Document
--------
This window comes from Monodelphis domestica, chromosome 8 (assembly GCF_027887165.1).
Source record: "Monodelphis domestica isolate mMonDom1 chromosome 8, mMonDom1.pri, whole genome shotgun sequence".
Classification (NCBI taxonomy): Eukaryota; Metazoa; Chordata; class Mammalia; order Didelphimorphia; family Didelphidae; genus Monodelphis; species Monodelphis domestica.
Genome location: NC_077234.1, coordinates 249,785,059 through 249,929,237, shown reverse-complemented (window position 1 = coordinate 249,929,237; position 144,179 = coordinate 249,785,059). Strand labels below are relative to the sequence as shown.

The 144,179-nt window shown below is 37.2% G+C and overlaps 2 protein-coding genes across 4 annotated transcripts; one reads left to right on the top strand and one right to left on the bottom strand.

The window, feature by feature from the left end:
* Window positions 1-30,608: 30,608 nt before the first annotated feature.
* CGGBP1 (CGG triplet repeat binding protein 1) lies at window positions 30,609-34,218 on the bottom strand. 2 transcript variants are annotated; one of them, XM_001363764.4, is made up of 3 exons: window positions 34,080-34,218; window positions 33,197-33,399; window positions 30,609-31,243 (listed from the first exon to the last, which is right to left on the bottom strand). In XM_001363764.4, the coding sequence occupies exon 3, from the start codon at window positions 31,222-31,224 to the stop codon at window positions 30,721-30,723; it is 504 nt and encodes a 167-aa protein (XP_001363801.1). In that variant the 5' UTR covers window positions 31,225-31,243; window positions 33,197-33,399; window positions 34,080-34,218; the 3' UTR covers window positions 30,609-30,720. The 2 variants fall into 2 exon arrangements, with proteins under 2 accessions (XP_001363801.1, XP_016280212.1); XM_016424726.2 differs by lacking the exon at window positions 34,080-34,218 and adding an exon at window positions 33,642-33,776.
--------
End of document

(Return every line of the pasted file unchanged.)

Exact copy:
This window comes from Monodelphis domestica, chromosome 8 (assembly GCF_027887165.1).
Source record: "Monodelphis domestica isolate mMonDom1 chromosome 8, mMonDom1.pri, whole genome shotgun sequence".
Classification (NCBI taxonomy): Eukaryota; Metazoa; Chordata; class Mammalia; order Didelphimorphia; family Didelphidae; genus Monodelphis; species Monodelphis domestica.
Genome location: NC_077234.1, coordinates 249,785,059 through 249,929,237, shown reverse-complemented (window position 1 = coordinate 249,929,237; position 144,179 = coordinate 249,785,059). Strand labels below are relative to the sequence as shown.

The 144,179-nt window shown below is 37.2% G+C and overlaps 2 protein-coding genes across 4 annotated transcripts; one reads left to right on the top strand and one right to left on the bottom strand.

The window, feature by feature from the left end:
* Window positions 1-30,608: 30,608 nt before the first annotated feature.
* CGGBP1 (CGG triplet repeat binding protein 1) lies at window positions 30,609-34,218 on the bottom strand. 2 transcript variants are annotated; one of them, XM_001363764.4, is made up of 3 exons: window positions 34,080-34,218; window positions 33,197-33,399; window positions 30,609-31,243 (listed from the first exon to the last, which is right to left on the bottom strand). In XM_001363764.4, the coding sequence occupies exon 3, from the start codon at window positions 31,222-31,224 to the stop codon at window positions 30,721-30,723; it is 504 nt and encodes a 167-aa protein (XP_001363801.1). In that variant the 5' UTR covers window positions 31,225-31,243; window positions 33,197-33,399; window positions 34,080-34,218; the 3' UTR covers window positions 30,609-30,720. The 2 variants fall into 2 exon arrangements, with proteins under 2 accessions (XP_001363801.1, XP_016280212.1); XM_016424726.2 differs by lacking the exon at window positions 34,080-34,218 and adding an exon at window positions 33,642-33,776.